- Most sugar-free cookies will contain fewer carbohydrates than regular cookies.
- Because of their lower carbohydrate content, sugar-free cookies are less likely to raise blood sugar levels in people with diabetes.
- Sugar-free cookies still contain carbohydrates, which is why it’s important to monitor your intake when managing your blood sugar.
Sugar-free cookies are a popular dessert option for people with diabetes because of their lower carbohydrate and sugar content.
By swapping natural sugars for sugar alternatives, these desserts are less likely to spike blood sugar levels after eating.
However, there are still some factors to consider when selecting sugar-free cookies or desserts when you have diabetes.
In this article, you’ll learn about the benefits and drawbacks of eating foods made with sugar alternatives and why it’s important to ensure that you eat regular, balanced meals as part of your overall diabetes management plan.
Sugar-Free Cookies and Diabetes
Sugar-free sweets, including sugar-free cookies, are made using sugar alternatives that don’t dramatically increase its carbohydrate profile.
For example, one brand of sugar-free cookies contains roughly ten grams of carbohydrates per 28g size serving while a sugar-sweetened alternative contains almost double the amount of carbohydrates, or 18 grams, for a similarly sized serving.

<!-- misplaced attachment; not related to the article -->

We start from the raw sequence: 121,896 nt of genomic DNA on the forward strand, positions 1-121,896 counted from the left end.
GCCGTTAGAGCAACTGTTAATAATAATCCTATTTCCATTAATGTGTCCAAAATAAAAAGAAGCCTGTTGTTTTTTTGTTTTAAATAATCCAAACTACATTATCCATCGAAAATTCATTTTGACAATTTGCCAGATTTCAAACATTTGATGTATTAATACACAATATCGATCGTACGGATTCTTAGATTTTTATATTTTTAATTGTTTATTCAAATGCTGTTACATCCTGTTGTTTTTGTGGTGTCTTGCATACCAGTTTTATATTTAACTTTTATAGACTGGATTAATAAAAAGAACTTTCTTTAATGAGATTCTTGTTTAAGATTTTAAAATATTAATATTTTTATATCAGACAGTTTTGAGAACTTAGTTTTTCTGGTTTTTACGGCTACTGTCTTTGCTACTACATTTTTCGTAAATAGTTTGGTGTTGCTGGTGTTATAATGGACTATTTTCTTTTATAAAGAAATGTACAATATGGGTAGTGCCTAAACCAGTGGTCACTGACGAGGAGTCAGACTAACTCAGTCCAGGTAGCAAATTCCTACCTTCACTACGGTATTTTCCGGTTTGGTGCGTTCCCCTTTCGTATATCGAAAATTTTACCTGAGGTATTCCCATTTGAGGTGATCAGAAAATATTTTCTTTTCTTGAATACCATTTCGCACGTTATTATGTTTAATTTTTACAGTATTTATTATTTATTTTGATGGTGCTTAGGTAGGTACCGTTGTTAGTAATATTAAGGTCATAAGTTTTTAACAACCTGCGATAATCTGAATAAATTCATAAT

Monitoring your carbohydrate intake is important when you have diabetes because the body breaks down carbohydrates into sugars (glucose) after eating. T
his is why foods higher in carbohydrates affect your blood sugar levels more than other types of foods.
Sugar-free cookies are manufactured to have fewer total carbohydrates and sugars, which can be beneficial for people with diabetes who are managing their blood sugar levels.
Artificial sweeteners, like aspartame, saccharin, and others are chemically synthesized to add sweetness to a product without adding to a product’s carbohydrate profile.
According to the Food and Drug Administration (FDA) and National Cancer Institute (NCI), the six federally-approved artificial sweeteners are safe to consume whether or not you have diabetes. These include:
- Saccharin, also known as Sweet’N Low.
- Aspartame, also known as Equal.
- Acesulfame potassium, also known as Ace-K or Sweet One.
- Sucralose, also known as Splenda.
- Neotame, also known as Newtame.
These sweeteners can be found in many sugar-free products, including sugar-free sodas.
The safety of other artificial sweeteners, such as saccharin and aspartame, has also been subject of debate. But, similarly to an investigation on saccharin, much of the early research on aspartame’s potential adverse effects was conducted on animals, not humans. Today, both the FDA and NCI consider aspartame to be a safe sweetener.
Though the six artificial sweeteners listed above can be found in many sugar-free products, sugar-free cookies are often made using sugar alcohols, including:
Sugar alcohols, also known as polyols, are sweeteners that are naturally found in small amounts in some fruits and vegetables that are commercially produced to be used in sugar-free products, including sugar-free cookies.
Some research shows that consuming foods made with sugar alcohols do not significantly increase blood sugar levels, demonstrating that they can be a safe sugar alternative for people with diabetes.